Caught up with some good people while I was there, and later found out I missed some other people I know as well; amazing how many Aussie expats base themselves in Hong Kong.
Putting aside that I made the mistake of booking into a “hotel” (the word is used reservedly) in Hong Kong’s only slum Chung King Mansions (rectified after I walked out of the booking two days in) the whole place is vibrant, interesting, busy (but not as mad as Japan), rich…I could go on. If you’ve never been there before I’d highly recommend it.
My only possible gripe is the cost: accommodation was significantly higher than even Tokyo (which is considered expensive, I didn’t find it was particularly) and everything else isn’t on the cheap side, although like anywhere on the planet, it was cheaper than Australia.
I could see myself living there, but I don’t think as a humble tech journalist I could afford to, or if I did it would be a struggle watching budgets etc..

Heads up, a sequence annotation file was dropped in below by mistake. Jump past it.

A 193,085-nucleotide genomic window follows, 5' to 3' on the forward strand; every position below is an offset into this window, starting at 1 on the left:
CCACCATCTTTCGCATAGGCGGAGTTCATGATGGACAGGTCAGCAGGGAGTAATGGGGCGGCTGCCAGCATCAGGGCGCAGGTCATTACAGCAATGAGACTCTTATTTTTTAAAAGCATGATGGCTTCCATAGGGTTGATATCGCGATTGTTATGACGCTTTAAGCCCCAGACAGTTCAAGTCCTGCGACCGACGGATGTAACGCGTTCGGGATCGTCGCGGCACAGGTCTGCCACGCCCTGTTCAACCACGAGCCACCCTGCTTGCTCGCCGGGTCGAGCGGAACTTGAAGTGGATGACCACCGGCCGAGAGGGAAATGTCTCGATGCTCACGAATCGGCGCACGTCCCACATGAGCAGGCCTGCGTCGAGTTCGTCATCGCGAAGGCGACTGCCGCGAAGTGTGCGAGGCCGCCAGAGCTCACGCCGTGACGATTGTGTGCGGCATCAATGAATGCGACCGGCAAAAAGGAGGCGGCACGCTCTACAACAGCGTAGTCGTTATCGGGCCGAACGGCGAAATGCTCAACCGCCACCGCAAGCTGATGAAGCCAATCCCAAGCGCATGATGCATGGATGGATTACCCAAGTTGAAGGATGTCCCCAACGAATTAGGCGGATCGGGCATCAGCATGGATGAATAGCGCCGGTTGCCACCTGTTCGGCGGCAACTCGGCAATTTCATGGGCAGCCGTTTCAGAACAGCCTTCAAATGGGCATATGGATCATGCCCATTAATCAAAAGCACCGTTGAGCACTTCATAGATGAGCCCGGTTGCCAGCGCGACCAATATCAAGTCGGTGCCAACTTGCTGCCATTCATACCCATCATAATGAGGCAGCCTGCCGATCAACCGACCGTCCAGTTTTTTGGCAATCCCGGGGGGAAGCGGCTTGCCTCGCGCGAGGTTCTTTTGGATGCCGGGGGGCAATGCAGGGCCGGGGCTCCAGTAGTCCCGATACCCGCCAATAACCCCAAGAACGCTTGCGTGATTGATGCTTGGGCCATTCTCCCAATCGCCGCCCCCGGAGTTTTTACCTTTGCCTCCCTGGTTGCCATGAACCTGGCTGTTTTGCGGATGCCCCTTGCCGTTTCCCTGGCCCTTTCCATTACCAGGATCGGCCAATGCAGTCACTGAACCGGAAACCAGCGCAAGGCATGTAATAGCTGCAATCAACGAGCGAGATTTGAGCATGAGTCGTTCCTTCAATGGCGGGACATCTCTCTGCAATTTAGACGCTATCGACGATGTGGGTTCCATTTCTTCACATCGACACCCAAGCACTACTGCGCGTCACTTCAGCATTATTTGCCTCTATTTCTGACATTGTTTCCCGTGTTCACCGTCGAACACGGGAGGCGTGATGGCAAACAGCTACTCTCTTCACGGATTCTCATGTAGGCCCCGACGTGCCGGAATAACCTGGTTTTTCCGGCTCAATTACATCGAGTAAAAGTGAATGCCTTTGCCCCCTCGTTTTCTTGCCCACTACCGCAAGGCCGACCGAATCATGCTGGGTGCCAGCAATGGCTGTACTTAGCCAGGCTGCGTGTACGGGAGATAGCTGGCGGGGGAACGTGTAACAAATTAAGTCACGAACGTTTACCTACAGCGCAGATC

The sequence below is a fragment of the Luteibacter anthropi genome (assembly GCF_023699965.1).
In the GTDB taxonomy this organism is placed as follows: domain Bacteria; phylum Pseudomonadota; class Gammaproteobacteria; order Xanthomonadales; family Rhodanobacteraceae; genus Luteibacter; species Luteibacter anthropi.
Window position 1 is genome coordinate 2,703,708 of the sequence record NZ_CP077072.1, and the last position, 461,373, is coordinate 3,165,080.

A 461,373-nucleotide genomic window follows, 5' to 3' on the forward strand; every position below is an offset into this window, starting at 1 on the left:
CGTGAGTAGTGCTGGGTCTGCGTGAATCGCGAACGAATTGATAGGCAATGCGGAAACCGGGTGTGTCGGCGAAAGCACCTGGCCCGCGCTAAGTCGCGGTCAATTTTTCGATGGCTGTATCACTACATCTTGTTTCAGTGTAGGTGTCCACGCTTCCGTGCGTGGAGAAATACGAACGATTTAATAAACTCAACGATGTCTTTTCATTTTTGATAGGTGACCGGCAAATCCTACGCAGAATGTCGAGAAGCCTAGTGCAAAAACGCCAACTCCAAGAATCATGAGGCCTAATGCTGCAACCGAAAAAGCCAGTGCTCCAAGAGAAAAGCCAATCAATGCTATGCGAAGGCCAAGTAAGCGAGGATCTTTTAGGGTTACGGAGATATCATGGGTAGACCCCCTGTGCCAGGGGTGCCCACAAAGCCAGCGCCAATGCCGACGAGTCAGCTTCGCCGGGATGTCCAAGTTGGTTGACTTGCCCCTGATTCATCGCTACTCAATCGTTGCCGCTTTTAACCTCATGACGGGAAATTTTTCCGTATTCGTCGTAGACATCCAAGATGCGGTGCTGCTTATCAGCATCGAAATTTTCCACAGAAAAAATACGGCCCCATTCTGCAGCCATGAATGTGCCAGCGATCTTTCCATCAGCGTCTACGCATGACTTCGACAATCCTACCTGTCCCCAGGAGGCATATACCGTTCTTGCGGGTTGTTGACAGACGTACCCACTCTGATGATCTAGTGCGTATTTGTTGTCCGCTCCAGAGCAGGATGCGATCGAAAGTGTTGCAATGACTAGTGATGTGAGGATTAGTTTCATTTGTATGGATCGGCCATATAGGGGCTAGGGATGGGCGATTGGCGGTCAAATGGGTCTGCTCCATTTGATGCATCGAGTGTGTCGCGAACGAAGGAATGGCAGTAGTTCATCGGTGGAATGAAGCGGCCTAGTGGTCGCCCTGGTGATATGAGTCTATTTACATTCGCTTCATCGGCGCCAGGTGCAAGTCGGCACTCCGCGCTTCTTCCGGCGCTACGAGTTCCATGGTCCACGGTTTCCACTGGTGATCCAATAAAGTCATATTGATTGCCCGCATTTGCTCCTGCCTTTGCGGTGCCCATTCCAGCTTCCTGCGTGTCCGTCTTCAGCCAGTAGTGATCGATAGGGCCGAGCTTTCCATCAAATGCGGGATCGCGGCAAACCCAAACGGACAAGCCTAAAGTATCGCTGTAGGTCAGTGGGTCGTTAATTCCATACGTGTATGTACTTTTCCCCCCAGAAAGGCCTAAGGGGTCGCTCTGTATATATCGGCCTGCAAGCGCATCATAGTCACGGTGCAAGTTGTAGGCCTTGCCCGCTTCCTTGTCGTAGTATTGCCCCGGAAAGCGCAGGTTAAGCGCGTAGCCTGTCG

No question as to whether I’d return
A day trip on the ferry, visited some casinos.
Pleasent enough place but there were parts you could have fired a cannon along a street and not hit anyone. The rumours that the city is in trouble post Chinese corruption crackdown are true, very, very quiet. Wouldn’t mind going back though for a longer stay.
Third world developing shit hole comes close. This is a town where garbage disposal consists of throwing rubbish onto the street, there are no traffic lights so crossing the road is the most frightening thing I’ve ever experienced (you kind of get use to it, but it’s still nuts) and you’ve got to make sure people aren’t trying to rip you off.
That said, OMG the food.
Fresh, delightfully cooked meals for peanuts. I was ordering fresh Barramundi (Asian Sea Bass, it’s the same fish) never been frozen, presented on a plate with some vegetables and a sauce, for $4. In Australia fresh barra (not the frozen crap you get most places) would start at $50 a plate if you’re lucky, and head towards $100.